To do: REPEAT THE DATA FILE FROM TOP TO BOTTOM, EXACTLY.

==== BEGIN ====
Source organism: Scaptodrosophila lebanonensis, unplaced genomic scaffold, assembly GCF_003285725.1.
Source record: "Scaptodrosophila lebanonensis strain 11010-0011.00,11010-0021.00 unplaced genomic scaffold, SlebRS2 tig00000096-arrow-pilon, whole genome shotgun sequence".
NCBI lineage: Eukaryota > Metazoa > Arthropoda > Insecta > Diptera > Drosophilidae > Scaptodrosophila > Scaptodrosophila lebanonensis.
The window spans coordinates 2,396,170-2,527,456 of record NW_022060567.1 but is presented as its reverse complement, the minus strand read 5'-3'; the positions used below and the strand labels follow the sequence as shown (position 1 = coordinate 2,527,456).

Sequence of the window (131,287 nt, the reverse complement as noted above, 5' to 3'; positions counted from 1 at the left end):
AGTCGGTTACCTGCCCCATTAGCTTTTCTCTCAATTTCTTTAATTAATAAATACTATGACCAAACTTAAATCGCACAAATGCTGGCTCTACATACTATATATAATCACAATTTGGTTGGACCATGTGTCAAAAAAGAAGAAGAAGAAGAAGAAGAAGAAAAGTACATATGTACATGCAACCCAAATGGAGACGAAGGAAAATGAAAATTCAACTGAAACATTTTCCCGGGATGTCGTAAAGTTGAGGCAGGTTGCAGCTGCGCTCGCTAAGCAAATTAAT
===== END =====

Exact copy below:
Source organism: Scaptodrosophila lebanonensis, unplaced genomic scaffold, assembly GCF_003285725.1.
Source record: "Scaptodrosophila lebanonensis strain 11010-0011.00,11010-0021.00 unplaced genomic scaffold, SlebRS2 tig00000096-arrow-pilon, whole genome shotgun sequence".
NCBI lineage: Eukaryota > Metazoa > Arthropoda > Insecta > Diptera > Drosophilidae > Scaptodrosophila > Scaptodrosophila lebanonensis.
The window spans coordinates 2,396,170-2,527,456 of record NW_022060567.1 but is presented as its reverse complement, the minus strand read 5'-3'; the positions used below and the strand labels follow the sequence as shown (position 1 = coordinate 2,527,456).

Sequence of the window (131,287 nt, the reverse complement as noted above, 5' to 3'; positions counted from 1 at the left end):
AGTCGGTTACCTGCCCCATTAGCTTTTCTCTCAATTTCTTTAATTAATAAATACTATGACCAAACTTAAATCGCACAAATGCTGGCTCTACATACTATATATAATCACAATTTGGTTGGACCATGTGTCAAAAAAGAAGAAGAAGAAGAAGAAGAAGAAAAGTACATATGTACATGCAACCCAAATGGAGACGAAGGAAAATGAAAATTCAACTGAAACATTTTCCCGGGATGTCGTAAAGTTGAGGCAGGTTGCAGCTGCGCTCGCTAAGCAAATTAAT